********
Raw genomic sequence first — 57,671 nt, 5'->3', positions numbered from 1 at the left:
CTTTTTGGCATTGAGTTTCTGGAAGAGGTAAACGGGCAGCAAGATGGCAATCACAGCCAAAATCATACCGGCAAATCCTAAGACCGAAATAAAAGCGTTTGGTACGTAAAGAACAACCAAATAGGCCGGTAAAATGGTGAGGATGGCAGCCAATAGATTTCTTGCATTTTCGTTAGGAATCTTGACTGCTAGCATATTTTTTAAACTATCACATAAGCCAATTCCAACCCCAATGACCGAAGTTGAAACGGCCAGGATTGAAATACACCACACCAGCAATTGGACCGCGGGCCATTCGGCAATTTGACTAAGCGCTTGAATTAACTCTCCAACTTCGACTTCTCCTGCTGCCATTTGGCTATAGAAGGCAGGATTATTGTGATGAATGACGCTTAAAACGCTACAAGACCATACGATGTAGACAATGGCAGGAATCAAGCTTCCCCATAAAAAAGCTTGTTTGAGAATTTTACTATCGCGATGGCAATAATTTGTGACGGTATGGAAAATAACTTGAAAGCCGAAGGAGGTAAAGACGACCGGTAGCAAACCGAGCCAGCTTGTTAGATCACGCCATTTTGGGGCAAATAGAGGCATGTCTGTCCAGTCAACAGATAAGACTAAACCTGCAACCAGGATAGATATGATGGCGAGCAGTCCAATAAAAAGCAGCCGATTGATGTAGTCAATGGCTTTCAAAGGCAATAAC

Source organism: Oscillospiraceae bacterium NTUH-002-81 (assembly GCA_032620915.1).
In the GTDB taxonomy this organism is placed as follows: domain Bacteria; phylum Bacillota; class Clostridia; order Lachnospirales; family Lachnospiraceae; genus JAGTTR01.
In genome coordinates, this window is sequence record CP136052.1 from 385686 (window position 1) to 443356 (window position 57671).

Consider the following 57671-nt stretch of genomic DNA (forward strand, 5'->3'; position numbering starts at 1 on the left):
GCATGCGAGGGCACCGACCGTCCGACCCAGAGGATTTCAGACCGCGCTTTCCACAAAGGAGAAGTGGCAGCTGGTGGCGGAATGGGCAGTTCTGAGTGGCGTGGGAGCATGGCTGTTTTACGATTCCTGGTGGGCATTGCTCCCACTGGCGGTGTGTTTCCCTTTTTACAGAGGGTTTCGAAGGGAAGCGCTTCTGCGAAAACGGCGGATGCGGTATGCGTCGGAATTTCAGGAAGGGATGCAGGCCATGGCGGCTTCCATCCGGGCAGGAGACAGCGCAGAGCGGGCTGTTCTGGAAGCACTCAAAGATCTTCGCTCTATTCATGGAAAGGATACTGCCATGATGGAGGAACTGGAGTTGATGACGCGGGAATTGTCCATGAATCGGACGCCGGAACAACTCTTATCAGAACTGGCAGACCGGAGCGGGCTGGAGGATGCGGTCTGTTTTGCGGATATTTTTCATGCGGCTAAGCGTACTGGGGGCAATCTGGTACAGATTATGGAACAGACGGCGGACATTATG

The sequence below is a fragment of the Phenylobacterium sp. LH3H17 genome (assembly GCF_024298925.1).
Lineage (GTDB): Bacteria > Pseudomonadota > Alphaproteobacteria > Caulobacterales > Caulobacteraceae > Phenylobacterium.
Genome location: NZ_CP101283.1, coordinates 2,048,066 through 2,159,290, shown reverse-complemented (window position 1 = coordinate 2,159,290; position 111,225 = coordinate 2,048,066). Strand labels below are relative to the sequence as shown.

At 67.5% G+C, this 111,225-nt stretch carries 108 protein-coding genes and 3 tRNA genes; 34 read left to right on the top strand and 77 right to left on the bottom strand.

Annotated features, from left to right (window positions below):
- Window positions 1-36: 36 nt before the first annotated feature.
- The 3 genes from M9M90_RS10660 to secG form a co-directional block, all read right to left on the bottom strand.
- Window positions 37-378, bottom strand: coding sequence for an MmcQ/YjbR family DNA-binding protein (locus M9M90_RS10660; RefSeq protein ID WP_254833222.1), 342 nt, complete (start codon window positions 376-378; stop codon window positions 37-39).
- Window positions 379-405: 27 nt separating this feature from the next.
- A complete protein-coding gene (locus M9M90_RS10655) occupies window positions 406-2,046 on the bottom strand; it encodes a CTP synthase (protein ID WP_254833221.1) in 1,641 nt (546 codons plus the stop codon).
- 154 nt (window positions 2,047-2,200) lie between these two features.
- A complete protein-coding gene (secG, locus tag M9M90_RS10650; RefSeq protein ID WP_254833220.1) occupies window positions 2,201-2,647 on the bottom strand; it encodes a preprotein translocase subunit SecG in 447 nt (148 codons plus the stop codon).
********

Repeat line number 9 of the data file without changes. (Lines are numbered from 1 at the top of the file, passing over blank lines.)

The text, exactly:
Lineage (GTDB): Bacteria > Pseudomonadota > Alphaproteobacteria > Caulobacterales > Caulobacteraceae > Phenylobacterium.